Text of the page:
The end result was a final margin that does not indicate just how close the game was. While Providence seemed to run out of steam Michigan State received contributions from multiple players, which is undoubtedly a good sign for this group moving forward.

The Spartans will return the currently injured Gavin Schilling later this season, giving them another big man alongside Davis, Matt Costello and Colby Wollenman. He was a player they missed Sunday night, as he can defend opposing big men both in the post and on the perimeter. His absence was a main reason Michigan State didn’t have an answer for Providence’s Ben Bentil (20 points, seven rebounds) defensively.

The key for this group is going to end up being role definition, which is especially true in the case of Harris. A transfer from West Virginia, Harris came to East Lansing with the reputation of being a big time scorer. He’s struggled through the first two weeks of the season, but he got on a roll on Sunday night, finishing with 12 points, three boards and three assists. He showed he’s capable of doing a variety of things on the perimeter, and fitting into a “Swiss army knife” kind of role would make Michigan State that much more dangerous.

There’s no denying that Michigan State has been one of the nation’s best teams thus far.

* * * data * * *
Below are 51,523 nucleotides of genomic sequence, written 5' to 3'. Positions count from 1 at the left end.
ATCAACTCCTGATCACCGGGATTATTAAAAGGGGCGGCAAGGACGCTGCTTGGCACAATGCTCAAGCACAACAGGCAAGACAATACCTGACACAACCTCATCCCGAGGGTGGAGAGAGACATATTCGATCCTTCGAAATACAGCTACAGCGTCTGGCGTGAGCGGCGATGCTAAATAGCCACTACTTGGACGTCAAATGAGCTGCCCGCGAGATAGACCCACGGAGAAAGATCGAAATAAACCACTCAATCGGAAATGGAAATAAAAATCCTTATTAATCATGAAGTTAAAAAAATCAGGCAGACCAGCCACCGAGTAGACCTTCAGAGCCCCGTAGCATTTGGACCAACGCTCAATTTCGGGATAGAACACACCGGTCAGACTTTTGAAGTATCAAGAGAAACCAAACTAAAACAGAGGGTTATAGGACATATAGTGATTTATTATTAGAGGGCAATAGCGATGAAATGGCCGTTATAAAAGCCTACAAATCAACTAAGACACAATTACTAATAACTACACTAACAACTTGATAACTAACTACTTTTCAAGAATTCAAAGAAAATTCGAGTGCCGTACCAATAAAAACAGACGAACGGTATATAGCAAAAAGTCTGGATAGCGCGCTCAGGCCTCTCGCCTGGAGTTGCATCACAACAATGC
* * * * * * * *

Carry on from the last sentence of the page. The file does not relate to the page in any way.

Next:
But there’s also no denying that the Spartans have yet to hit their ceiling, which is definitely a positive moving forward.

Wichita State’s Anton Grady returns home with team

AP Photo/Willie J. Allen Jr.
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Wichita State forward Anton Grady was released from a hospital in Orlando on Sunday afternoon in time to return home with his Shocker teammates.

Grady suffered a spinal corn concussion on Friday when he collided head-first with an Alabama defender, snapping his head sharply to the side. He lay on the court motionless for 10 minutes after the injury and was taken off the floor on a stretcher.

[RELATED: Can WSU still make tourney?]

“I want to send out a big thank you to Shocker Nation and all of my friends and family for of the love and encouragement that I have received the past few days,” Grady said in a statement on Sunday morning. “I’ve been reading your tweets and posts and appreciate every last one of them. I have a lot of work to do to get back on the court, but with the help of such a great support system, I’m ready for the challenge.”

By Friday night, Grady had feeling in all of his extremities, but he has a long road of rehab ahead of him.